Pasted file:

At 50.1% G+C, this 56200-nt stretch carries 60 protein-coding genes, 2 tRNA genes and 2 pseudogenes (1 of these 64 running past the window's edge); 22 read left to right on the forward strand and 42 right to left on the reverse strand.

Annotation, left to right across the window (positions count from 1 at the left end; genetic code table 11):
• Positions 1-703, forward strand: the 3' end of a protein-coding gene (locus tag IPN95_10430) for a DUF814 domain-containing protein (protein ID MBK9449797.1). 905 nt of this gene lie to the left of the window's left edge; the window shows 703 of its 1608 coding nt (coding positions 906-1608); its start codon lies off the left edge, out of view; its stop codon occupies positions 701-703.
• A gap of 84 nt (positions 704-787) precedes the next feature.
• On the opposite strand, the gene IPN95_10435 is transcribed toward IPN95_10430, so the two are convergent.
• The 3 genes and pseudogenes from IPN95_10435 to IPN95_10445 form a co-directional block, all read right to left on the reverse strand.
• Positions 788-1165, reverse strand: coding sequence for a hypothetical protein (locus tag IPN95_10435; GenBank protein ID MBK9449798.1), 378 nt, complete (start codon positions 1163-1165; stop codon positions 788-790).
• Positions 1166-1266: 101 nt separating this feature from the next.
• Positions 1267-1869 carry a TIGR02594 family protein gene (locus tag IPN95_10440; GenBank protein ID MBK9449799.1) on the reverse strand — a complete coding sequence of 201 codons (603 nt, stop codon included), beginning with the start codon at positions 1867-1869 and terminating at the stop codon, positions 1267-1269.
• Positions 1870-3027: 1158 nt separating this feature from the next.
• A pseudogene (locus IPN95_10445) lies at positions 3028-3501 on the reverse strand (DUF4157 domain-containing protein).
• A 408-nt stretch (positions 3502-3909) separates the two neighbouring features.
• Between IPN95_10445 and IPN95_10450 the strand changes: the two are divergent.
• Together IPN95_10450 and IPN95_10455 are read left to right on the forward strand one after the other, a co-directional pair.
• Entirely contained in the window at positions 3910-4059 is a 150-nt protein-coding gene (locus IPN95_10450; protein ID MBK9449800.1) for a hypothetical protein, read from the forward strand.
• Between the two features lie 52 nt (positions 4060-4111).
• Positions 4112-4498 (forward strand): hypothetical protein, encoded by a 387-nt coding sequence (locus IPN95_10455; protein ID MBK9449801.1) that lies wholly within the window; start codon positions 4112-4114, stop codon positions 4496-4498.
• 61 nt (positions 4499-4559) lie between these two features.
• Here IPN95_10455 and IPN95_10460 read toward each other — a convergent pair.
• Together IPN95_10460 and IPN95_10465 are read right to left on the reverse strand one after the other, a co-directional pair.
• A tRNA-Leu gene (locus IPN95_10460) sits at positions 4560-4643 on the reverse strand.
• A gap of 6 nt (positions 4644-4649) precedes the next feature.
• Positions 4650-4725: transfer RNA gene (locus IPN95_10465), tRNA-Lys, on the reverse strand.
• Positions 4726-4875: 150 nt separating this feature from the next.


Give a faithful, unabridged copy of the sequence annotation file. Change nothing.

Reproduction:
At 50.1% G+C, this 56200-nt stretch carries 60 protein-coding genes, 2 tRNA genes and 2 pseudogenes (1 of these 64 running past the window's edge); 22 read left to right on the forward strand and 42 right to left on the reverse strand.

Annotation, left to right across the window (positions count from 1 at the left end; genetic code table 11):
• Positions 1-703, forward strand: the 3' end of a protein-coding gene (locus tag IPN95_10430) for a DUF814 domain-containing protein (protein ID MBK9449797.1). 905 nt of this gene lie to the left of the window's left edge; the window shows 703 of its 1608 coding nt (coding positions 906-1608); its start codon lies off the left edge, out of view; its stop codon occupies positions 701-703.
• A gap of 84 nt (positions 704-787) precedes the next feature.
• On the opposite strand, the gene IPN95_10435 is transcribed toward IPN95_10430, so the two are convergent.
• The 3 genes and pseudogenes from IPN95_10435 to IPN95_10445 form a co-directional block, all read right to left on the reverse strand.
• Positions 788-1165, reverse strand: coding sequence for a hypothetical protein (locus tag IPN95_10435; GenBank protein ID MBK9449798.1), 378 nt, complete (start codon positions 1163-1165; stop codon positions 788-790).
• Positions 1166-1266: 101 nt separating this feature from the next.
• Positions 1267-1869 carry a TIGR02594 family protein gene (locus tag IPN95_10440; GenBank protein ID MBK9449799.1) on the reverse strand — a complete coding sequence of 201 codons (603 nt, stop codon included), beginning with the start codon at positions 1867-1869 and terminating at the stop codon, positions 1267-1269.
• Positions 1870-3027: 1158 nt separating this feature from the next.
• A pseudogene (locus IPN95_10445) lies at positions 3028-3501 on the reverse strand (DUF4157 domain-containing protein).
• A 408-nt stretch (positions 3502-3909) separates the two neighbouring features.
• Between IPN95_10445 and IPN95_10450 the strand changes: the two are divergent.
• Together IPN95_10450 and IPN95_10455 are read left to right on the forward strand one after the other, a co-directional pair.
• Entirely contained in the window at positions 3910-4059 is a 150-nt protein-coding gene (locus IPN95_10450; protein ID MBK9449800.1) for a hypothetical protein, read from the forward strand.
• Between the two features lie 52 nt (positions 4060-4111).
• Positions 4112-4498 (forward strand): hypothetical protein, encoded by a 387-nt coding sequence (locus IPN95_10455; protein ID MBK9449801.1) that lies wholly within the window; start codon positions 4112-4114, stop codon positions 4496-4498.
• 61 nt (positions 4499-4559) lie between these two features.
• Here IPN95_10455 and IPN95_10460 read toward each other — a convergent pair.
• Together IPN95_10460 and IPN95_10465 are read right to left on the reverse strand one after the other, a co-directional pair.
• A tRNA-Leu gene (locus IPN95_10460) sits at positions 4560-4643 on the reverse strand.
• A gap of 6 nt (positions 4644-4649) precedes the next feature.
• Positions 4650-4725: transfer RNA gene (locus IPN95_10465), tRNA-Lys, on the reverse strand.
• Positions 4726-4875: 150 nt separating this feature from the next.